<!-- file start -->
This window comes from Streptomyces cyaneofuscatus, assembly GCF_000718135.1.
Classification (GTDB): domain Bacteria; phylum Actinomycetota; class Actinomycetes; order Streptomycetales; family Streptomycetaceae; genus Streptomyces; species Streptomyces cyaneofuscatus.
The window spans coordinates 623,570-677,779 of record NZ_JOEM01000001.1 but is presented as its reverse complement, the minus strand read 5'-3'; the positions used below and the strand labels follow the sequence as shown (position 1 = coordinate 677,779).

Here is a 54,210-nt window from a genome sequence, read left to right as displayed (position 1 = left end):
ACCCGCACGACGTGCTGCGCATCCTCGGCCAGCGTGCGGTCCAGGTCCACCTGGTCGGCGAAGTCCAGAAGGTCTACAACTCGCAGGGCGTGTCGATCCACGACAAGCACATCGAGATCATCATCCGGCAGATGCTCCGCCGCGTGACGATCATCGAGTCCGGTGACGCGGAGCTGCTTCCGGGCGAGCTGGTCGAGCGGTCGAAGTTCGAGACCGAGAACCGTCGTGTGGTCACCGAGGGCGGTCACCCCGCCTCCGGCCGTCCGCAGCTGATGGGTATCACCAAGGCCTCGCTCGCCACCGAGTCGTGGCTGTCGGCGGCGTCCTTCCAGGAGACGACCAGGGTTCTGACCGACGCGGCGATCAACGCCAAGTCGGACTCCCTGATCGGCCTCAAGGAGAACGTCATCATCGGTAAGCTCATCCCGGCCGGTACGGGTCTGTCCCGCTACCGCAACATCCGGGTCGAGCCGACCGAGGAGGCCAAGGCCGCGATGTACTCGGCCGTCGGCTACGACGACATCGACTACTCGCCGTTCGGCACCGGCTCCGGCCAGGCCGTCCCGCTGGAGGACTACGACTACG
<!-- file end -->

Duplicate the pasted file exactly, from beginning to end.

This window comes from Streptomyces cyaneofuscatus, assembly GCF_000718135.1.
Classification (GTDB): domain Bacteria; phylum Actinomycetota; class Actinomycetes; order Streptomycetales; family Streptomycetaceae; genus Streptomyces; species Streptomyces cyaneofuscatus.
The window spans coordinates 623,570-677,779 of record NZ_JOEM01000001.1 but is presented as its reverse complement, the minus strand read 5'-3'; the positions used below and the strand labels follow the sequence as shown (position 1 = coordinate 677,779).

Here is a 54,210-nt window from a genome sequence, read left to right as displayed (position 1 = left end):
ACCCGCACGACGTGCTGCGCATCCTCGGCCAGCGTGCGGTCCAGGTCCACCTGGTCGGCGAAGTCCAGAAGGTCTACAACTCGCAGGGCGTGTCGATCCACGACAAGCACATCGAGATCATCATCCGGCAGATGCTCCGCCGCGTGACGATCATCGAGTCCGGTGACGCGGAGCTGCTTCCGGGCGAGCTGGTCGAGCGGTCGAAGTTCGAGACCGAGAACCGTCGTGTGGTCACCGAGGGCGGTCACCCCGCCTCCGGCCGTCCGCAGCTGATGGGTATCACCAAGGCCTCGCTCGCCACCGAGTCGTGGCTGTCGGCGGCGTCCTTCCAGGAGACGACCAGGGTTCTGACCGACGCGGCGATCAACGCCAAGTCGGACTCCCTGATCGGCCTCAAGGAGAACGTCATCATCGGTAAGCTCATCCCGGCCGGTACGGGTCTGTCCCGCTACCGCAACATCCGGGTCGAGCCGACCGAGGAGGCCAAGGCCGCGATGTACTCGGCCGTCGGCTACGACGACATCGACTACTCGCCGTTCGGCACCGGCTCCGGCCAGGCCGTCCCGCTGGAGGACTACGACTACG